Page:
By Rebecca Bulnes
By Laurie Charles
By Chuck Strouse
By Lee Zimmerman
By Laurie Charles
By Falyn Freyman
By Hans Morgenstern
It has been more than a year since The Stills were introduced to America with a splash of interviews, rave reviews, and glossy magazine covers. And, like so many postpunk, astral pop, and mope-rock bands of the same ilk, any sign of a lengthy musical career is hanging on their next release. Today's nü-rock darlings can become tomorrow's "whatever happened to?" all too quickly, and be chewed up and digested quicker than a fast food value meal before they even get a chance to develop their sophomore sound. The Strokes' second effort, Room on Fire, received lackluster to mixed reviews, while the Second Coming of Interpol via Anticsgarnered praise by music critics across the board.
That being said, you'll just have to wait until next summer to hear anything new from The Stills. Today, it's a cold Montreal afternoon and drummer/singer/songwriter Dave Hamelin is at his practice space, where he has just realized that he has driven all the way there and forgotten his headphones. His spirits are still high, though.
"I did a lot of the interviews at first, but then I decided I didn't want to do them anymore. Not that they're shitty, but once you do too much of them you sort of get bored of your own answers," says Hamelin on his cell phone. "I don't know; maybe I'll surprise myself today."
The Stills -- Hamelin, singer/guitarist Tim Fletcher, lead guitarist Greg Paquet, and bassist Oliver Crowe -- are the result of four guys who've been in various bands with each other for the better part of their lives. Their first demo was recorded with a four-track tape machine they got from a buddy in need of drug money. During the summer of 2002, they moved to New York, taking small jobs as furniture movers during the day while playing shows with bands such as Interpol, Ryan Adams, and the Yeah Yeah Yeahs at night. Being at the right place at the right time even yielded an article in the New York Post on how to rise through the ranks as an indie band with a few easy steps.
When The Stills' first full-length, Logic Will Break Your Heart, was released on Vice Records (brought to you by the same up-and-comers behind Vice magazine and also home to The Streets) last year, they quickly gained attention for their Canadian roots and charming good looks. They drew comparisons to other darker, moody post-punk, early new wave bands such as Joy Division and Echo and the Bunnymen, which is as easy a conclusion to reach as the culinary term "tastes like chicken."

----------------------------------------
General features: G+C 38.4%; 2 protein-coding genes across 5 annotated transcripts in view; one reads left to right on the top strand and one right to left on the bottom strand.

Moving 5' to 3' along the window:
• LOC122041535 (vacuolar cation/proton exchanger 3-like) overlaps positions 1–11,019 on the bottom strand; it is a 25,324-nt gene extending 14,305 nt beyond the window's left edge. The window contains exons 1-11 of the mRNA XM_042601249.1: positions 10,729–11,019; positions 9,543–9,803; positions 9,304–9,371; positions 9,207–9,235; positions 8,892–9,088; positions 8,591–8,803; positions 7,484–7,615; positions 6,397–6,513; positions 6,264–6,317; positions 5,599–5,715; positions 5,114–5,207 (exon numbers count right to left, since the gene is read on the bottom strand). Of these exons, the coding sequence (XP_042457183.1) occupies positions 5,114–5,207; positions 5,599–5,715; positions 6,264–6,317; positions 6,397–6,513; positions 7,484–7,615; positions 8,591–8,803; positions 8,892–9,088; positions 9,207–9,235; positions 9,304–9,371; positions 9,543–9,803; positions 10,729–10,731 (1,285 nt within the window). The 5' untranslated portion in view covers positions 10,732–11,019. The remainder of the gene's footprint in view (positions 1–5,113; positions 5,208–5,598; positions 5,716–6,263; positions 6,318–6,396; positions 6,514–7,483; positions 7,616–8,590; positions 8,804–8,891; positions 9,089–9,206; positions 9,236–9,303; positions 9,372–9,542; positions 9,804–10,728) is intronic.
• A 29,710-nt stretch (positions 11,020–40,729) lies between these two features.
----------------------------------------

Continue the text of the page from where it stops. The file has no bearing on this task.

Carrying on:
But a listen to Logic Will Break Your Heartreveals whirling pop with lyrics that flirt with love, boredom, and loss, and spacey guitars, hook-driven bass, and splashy, shimmering drum beats. It's all there, from school dance make-out numbers such as "Lola Stars and Stripes," to a fade-in that opens "Allison Krausse" and strikes a nostalgic nod to The Smiths' "Hand In Glove." And on the last track, you'll get an addictive, dance-driven tune, "Yesterday Never Tomorrows."
With Logic Will Break Your Heartcame articles in magazines such as The Fader and Nylon. Although Hamelin read everything that was written about them at first, he eventually stopped to keep a clear head. "They were basically all the same," says Hamelin of the stories that often cast The Stills as yet another band of boys in vintage wear and shaggy haircuts.
The Stills were even featured in Teen Vogue, which would be the kiss of death for some indie purists. But Hamelin is quick to explain, "People do a lot worse things and nobody really cares about it. All these bands are playing on The O.C. and that's a pretty cheesy fucking show. And The Shins sold a track to McDonald's and nobody cared." It's also worth noting that The Yeah Yeah Yeahs and The Strokes both have appeared in Teen Vogue.
"There's young kids who like us and their liking us is not meaningless and not trite," he continues. Hamelin contends that the typical person at a Stills show ranges anywhere in age from 15 to 60. The band plays for people that were raised on MTV's 120 Minutes or remember the first wave of U2 when Bono had a fashionable mullet. "I like to think that we're offering something that's both urgent and classic so older people can get into it as well," he says.
Now 24, Hamelin says that The Stills will sound different on the next go around. Though a ways from carting around children in a minivan, yet safely removed from his parents' house, he looks forward to translating The Stills' fledgling maturity to record.
"These songs were written so long ago. I wrote them when I was 19," says Hamelin of Logichit singles such as "Still in Love Song." "You have a lot more things to say when you're 24 and you've actually lived rather than when you're 19 and you live with your parents and you just create problems for yourself."
With the lyrical growth comes some musical maturity, too. The sounds in their heads now span Bob Dylan and (bring on the cocaine and the headscarves) early Fleetwood Mac. Hamelin thinks it's a conscious thing. "If we offer up the same thing the next time, we figure they'd be bored with it, and now there's so many records to choose from of that vibe," he says.